Whether you’re a first-time investor or a property mogul, there are a few things you should consider before dipping your toe into real estate.
Australia’s love affair with property is nothing new. Hark back 200 years and you’ll find stories of settlers lured across the ocean by the promise of land ownership. Vast tracts of land were snapped up by savvy investors in the 1900s. And the 00s brought a boom in property development across our cities. Today we’re more likely to abide in an 80 square metre apartment than the quarter acre block so popular with our grandparents; nonetheless Australians’ passion for home ownership and property investment has never waned.
While the price of smashed avocado and whether millennials will ever be able to own a home makes for great dinner party fodder, the real question around Aussie real estate is when and how to invest. Whilst there is no crystal ball that will divine the next hot spot, there are a few hard and fast rules you should consider if you’re planning to take the plunge.
Begin with residential property
Whilst commercial property may be alluring, if you’re new to the property investment market it’s best to start with residential property. If you already own your home, then you will have some experience of both the mortgage process and the maintenance costs of running a residential property. Thus, it makes for a great place to start your property investment journey. Plus, you can usually employ the service of an agent to help you manage the property and lighten your administrative duties.
Look for that quarter acre block
Whilst a vacant lot in the inner city is probably unheard of these days, it pays to keep an eye out for a home with land attached. Generally, the more land, the greater the value of the property. While homes that are freestanding offer better value for money than a semi-detached or terraced house. It’s not so much the bricks and mortar as the land they stand upon that decides much of a property’s value.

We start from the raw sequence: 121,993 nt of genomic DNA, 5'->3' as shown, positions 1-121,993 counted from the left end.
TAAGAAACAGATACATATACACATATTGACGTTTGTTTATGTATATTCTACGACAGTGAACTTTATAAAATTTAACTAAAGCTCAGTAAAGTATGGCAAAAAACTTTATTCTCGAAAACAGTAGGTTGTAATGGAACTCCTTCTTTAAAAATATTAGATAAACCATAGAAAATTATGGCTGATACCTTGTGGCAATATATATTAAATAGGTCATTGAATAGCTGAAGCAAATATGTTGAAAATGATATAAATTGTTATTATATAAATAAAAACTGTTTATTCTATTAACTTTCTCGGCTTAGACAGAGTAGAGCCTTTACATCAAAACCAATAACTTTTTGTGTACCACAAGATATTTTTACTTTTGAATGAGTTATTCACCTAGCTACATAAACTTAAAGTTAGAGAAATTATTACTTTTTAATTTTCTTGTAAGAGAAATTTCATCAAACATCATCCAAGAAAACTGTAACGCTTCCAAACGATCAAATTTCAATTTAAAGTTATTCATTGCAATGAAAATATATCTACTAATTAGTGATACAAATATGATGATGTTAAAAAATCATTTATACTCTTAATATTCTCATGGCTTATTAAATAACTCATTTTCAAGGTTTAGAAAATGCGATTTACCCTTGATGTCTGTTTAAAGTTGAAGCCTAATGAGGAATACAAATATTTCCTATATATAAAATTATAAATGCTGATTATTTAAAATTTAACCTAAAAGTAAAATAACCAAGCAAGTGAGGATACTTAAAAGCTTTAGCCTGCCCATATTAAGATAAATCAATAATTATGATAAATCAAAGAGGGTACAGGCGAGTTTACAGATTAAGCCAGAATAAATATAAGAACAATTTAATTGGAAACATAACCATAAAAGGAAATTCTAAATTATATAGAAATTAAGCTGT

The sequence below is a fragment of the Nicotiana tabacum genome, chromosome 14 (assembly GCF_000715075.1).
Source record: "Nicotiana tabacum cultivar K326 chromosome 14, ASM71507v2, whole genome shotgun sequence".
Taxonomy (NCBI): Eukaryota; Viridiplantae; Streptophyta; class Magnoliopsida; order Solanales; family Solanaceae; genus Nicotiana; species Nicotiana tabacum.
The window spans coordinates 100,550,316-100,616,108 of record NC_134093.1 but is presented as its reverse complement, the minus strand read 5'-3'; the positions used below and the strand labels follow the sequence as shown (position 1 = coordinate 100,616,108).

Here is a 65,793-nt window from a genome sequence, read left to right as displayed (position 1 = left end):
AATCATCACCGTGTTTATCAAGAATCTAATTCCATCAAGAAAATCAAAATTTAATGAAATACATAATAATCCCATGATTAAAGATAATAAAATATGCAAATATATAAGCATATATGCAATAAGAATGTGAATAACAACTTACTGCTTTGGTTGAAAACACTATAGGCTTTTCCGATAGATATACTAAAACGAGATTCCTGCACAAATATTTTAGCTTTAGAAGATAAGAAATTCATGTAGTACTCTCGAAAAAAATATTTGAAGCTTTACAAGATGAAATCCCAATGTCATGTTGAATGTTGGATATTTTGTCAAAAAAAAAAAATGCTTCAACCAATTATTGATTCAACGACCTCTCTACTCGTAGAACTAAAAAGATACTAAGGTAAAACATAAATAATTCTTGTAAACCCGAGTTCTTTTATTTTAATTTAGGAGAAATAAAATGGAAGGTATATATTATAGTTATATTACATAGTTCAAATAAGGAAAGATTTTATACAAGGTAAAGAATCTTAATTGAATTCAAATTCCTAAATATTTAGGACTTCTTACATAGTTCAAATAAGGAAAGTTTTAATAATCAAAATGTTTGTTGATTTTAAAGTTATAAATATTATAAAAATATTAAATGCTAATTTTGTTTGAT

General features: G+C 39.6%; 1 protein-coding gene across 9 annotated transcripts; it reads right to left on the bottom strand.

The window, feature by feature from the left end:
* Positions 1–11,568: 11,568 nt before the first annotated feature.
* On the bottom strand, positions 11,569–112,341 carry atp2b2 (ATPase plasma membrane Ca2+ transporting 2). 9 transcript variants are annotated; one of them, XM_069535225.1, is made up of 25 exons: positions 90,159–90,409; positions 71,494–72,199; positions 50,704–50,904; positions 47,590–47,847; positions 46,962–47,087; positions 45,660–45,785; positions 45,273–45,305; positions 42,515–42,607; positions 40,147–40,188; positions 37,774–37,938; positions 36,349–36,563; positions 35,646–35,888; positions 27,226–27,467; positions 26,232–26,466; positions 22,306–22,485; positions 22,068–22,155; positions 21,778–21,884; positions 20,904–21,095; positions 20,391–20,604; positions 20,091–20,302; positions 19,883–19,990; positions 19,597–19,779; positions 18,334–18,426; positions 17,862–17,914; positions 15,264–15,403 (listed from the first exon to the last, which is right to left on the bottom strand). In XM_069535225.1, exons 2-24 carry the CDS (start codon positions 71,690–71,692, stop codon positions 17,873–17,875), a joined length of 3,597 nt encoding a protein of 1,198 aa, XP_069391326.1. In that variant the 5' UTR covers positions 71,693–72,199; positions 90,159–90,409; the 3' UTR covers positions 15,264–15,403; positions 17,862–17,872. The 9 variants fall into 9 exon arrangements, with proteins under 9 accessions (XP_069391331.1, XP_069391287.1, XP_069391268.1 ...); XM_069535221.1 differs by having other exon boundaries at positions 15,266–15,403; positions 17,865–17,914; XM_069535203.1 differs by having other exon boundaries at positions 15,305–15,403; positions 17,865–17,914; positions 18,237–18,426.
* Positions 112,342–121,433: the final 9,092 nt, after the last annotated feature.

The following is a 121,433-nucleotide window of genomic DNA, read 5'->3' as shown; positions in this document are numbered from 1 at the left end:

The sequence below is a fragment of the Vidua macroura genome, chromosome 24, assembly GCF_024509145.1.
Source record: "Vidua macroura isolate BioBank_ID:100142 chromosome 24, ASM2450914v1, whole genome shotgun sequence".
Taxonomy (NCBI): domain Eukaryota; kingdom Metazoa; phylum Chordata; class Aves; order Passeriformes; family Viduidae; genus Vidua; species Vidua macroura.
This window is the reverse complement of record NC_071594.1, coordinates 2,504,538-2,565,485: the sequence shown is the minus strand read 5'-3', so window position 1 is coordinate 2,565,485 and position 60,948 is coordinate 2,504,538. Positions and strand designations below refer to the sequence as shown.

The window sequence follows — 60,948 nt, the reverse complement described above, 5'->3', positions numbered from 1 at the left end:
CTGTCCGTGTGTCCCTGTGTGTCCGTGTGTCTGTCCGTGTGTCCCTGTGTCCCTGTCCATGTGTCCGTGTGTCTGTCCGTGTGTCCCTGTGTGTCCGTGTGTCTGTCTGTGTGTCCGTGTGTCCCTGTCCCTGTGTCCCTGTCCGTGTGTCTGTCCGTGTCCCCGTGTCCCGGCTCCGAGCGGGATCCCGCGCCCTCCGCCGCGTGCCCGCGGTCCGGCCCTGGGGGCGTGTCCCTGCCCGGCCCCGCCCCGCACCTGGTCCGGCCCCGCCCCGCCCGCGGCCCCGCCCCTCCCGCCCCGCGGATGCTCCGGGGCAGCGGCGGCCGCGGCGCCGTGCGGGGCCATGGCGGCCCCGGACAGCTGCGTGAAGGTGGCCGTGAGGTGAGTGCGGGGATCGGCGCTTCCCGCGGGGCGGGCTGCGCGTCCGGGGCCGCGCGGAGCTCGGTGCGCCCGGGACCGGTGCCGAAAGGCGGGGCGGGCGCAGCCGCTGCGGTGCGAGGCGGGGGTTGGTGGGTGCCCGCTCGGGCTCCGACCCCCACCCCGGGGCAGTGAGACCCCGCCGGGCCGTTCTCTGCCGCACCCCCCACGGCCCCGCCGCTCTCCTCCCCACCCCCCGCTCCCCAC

Diversify your property locations
Don’t invest in property in the same location as your home. Why? If there’s a downturn in the market in your suburb, you will be doubly affected. And whilst we’re on the subject of diversifying, consider different types of property in your portfolio.
Are you a flipper?
The prospect of flipping a property for a massive return is the siren song of real estate but the realities of flipping don’t often match the hype. Successfully flipping a fixer-up-er requires speed and skill. Unless a big profit is predicted it can also be difficult to make money as you will be subject to capital gains. Consider the cost of renovations versus potential sale price and taxes before taking this route.
Negative gearing: yes or no
Everyone’s heard of negative gearing, but negative gearing means ‘losing’ money on an annual basis, which can make sense for some investors, especially those on high incomes. If you’re not on a high income, neutrally geared or positively geared property may better provide you with what you want from property investment.
Location! Location! Location!
When it comes to property there’s an old adage that nothing can beat Location! Location! Location! There is another homily that suggests you should buy the worst house in the best street. Both of these adages hold true. When looking for property investments, do your homework. Check council minutes for redevelopment plans, look for areas where new schools and hospitals may be built – they are great indicators of up and coming areas. And by all mean, do look for the worst house in the best street!